Market Moving News (Summary of 15 Articles)
Manufacturing is up, but not strong. The Richmond Fed manufacturing index moved back into positive ground, at plus 7 vs minus 7 and minus 6 in the prior two months. Markit's US manufacturing solid growth PMI at 55.4 vs 55.5 in March. New orders were at 58.9, one of the strongest readings of the recovery. Durables orders jumped 2.6%, topping expectations. The Kansas City Fed composite manufacturing index eased in April at 7, versus 10 in March.
Services have fallen off. The National Activity index for March came in at 0.20 vs 0.53 in February; Markit's flash PMI services index dipped to 54.2 from 55.3 in March.
Jobs lost ground. Jobless claims jumped 24,000 to 329,000 in the April 19 week. The 4-week average is up by 4,750 to a 316,750, slightly lower than the month-ago comparison. Continuing claims, which lag, continue to move lower, down 61,000 to a recovery low of 2.680 million in the April 12 week. The 4-week average, at a recovery low of 2.752 million, is roughly 100,000 below the month-ago comparison.
Housing is in trouble as prices appreciate and sales fall. The FHFA reported home prices increasing 0.6% in February, following a 0.3% gain the month before. For the seventh time in eight months, existing home sales contracted by minus 0.2% in March, to an annual rate of 4.59 million. Year-on-year sales are down 7.5%, the steepest rate since May 2011. The blame is placed on unattractive mortgage rates and higher prices; the median price soared 5.4% to $198,000 in March. The MBA purchase index, 3.0% in the April 18 week, and is minus 18% annualized. The refinancing index was down 4.0% in the week, while rates moved up 2 basis points to 4.49%.
Sentiment is improving. The index of leading indicators is taking off, up a higher-than-expected 0.8% in March following an unrevised 0.5% gain in February. Low interest rates and a longer factory workweek are factors.
Consumer confidence rose last week to its highest level since August as Americans were more upbeat about being able to provide for their families than at any time in six years. The Bloomberg Consumer Comfort Index climbed to minus 25.4 in the period ended April 20, the second-strongest level since January 2008, from minus 29.1 the prior week. The personal finances index increased to 8, the highest level since April 2008, from 2.7.
The consumer sentiment report is very strong, with the composite index at 84.1 vs the flash April reading of 82.6 and the final March reading of 80.0. The latest reading is tied for the third best of the recovery,
The VIX ticked up on Friday from rather complacent levels during the week. Friday began positive, but lost an opening gap to heavy across-the-board selling. Investors remain nervous about a further drop.
The SPY formed a top on Thursday opening with a downward gap and falling most of the day. A further drop and breakout above the 190 area would confirm a new uptrend; however the market must push through much resistance to get there.
The small caps and much of the market were rocked good AAPL earnings that caused many stocks to open higher. Then relentless selling came in. The Tuesday high in the IWM is a higher-high failure that anchors a new, steeper downtrend. A bounce above 119, followed by another low and a rise above 119 would be required to confirm a reversal. This isn't likely to happen soon.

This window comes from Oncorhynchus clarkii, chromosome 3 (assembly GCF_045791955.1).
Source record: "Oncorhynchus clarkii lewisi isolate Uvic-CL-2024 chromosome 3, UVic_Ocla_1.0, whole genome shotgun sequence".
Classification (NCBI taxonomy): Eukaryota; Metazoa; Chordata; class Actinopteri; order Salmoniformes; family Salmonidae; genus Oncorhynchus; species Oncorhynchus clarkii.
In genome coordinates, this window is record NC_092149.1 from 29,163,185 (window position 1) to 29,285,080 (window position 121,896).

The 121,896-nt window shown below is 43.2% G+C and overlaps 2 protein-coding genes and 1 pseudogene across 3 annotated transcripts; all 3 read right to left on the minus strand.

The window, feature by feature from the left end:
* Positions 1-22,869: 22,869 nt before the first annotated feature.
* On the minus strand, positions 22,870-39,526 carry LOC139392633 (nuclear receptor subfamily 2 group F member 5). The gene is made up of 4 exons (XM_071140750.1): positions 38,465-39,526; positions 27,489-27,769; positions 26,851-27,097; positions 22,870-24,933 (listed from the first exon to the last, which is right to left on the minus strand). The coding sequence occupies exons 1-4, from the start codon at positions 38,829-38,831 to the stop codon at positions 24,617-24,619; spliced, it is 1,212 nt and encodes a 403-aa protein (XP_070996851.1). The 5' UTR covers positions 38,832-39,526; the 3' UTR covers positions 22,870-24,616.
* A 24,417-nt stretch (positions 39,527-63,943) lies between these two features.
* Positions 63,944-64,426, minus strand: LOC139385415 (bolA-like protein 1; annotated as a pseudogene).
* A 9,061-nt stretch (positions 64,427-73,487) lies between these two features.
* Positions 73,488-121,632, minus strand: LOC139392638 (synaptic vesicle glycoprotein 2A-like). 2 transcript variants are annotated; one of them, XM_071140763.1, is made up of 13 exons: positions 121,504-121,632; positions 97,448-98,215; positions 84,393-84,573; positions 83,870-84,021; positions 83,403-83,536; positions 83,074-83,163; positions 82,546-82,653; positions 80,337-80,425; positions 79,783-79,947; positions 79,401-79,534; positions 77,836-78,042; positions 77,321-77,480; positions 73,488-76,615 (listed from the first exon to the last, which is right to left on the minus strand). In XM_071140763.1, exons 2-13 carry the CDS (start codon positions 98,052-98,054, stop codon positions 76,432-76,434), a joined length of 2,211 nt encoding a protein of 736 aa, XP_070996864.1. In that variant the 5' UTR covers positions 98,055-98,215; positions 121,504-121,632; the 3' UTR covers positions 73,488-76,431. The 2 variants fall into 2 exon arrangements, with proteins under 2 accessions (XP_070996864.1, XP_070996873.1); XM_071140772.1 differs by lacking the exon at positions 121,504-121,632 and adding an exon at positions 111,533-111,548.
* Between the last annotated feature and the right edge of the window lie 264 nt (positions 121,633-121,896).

The core sectors were very hard to read this week. I chose a 55-day chart to best visualize strength relative to the small caps (NYSEARCA:IWM). IWM is still vulnerable to selling, not a good sign for the overall market. Real estate (NYSEARCA:IYR) and energy (NYSEARCA:XLE) pop out from the most recent uptrend. International stocks (EFA, green) also show relative strength; however if Ukraine explodes, European stocks could take a relatively larger hit than domestics.
Best Relative Strength
In attempting to ferret out buyable ETF's, had difficulty, but came up with a 27-day chart led by Brazil (NYSEARCA:EWZ), oil services (NYSEARCA:OIH), and energy (XLE). Big pharma (NYSEARCA:PJP) is showing a recent rebound.
Trades Last Week
I sold SSO and bought and sold IBB, and LNG, for a total very small loss.
When I buy into a new uptrend, I try to start with a short-term trend and relatively tight stop, on the expectation that it will continue higher. If it fails, I am out with a small loss. The disadvantage with this approach is that a choppy market can rise over a longer period, but trigger short-term stops, accumulating a series of losses that add up. The alternative, however, is looser stops that trigger on a large loss such as the ones in the SPY chart on April 4 and 10.
Conclusion and Action
Economic news was weaker last week, adding to the choppy nature of prices. Friday's drop, was very broad, and caused some to the strongest trends to level off, potentially on Ukraine instability. These considerations don't suggest a stronger market next week.
I have been focusing on best relative strength, but this approach produces the choppiest stocks in a choppy market. Here are ETF's that are either in uptrends or building bases, and are buy candidates on an upside breakout. I will continue to use tight stops on anything I buy.
EFA is forming a symmetrical triangle. Buy on break higher.
EWZ has formed a base. Buy on a break higher.
DBA is in an uptrend. It is a commodity play, benefiting from rising agricultural prices and could be volatile.
OIH and XLE are in uptrends, buy on a move higher; but watch oil news.
PJP may be starting a new uptrend. If it falls and then rises, buy above Friday's level
IYR is in a shallow uptrend. This may be the best long-term bet, unless commercial real estate starts following trends in home/multifamily sales.
Have a great week!
Disclosure: I have no positions in any stocks mentioned, and no plans to initiate any positions within the next 72 hours.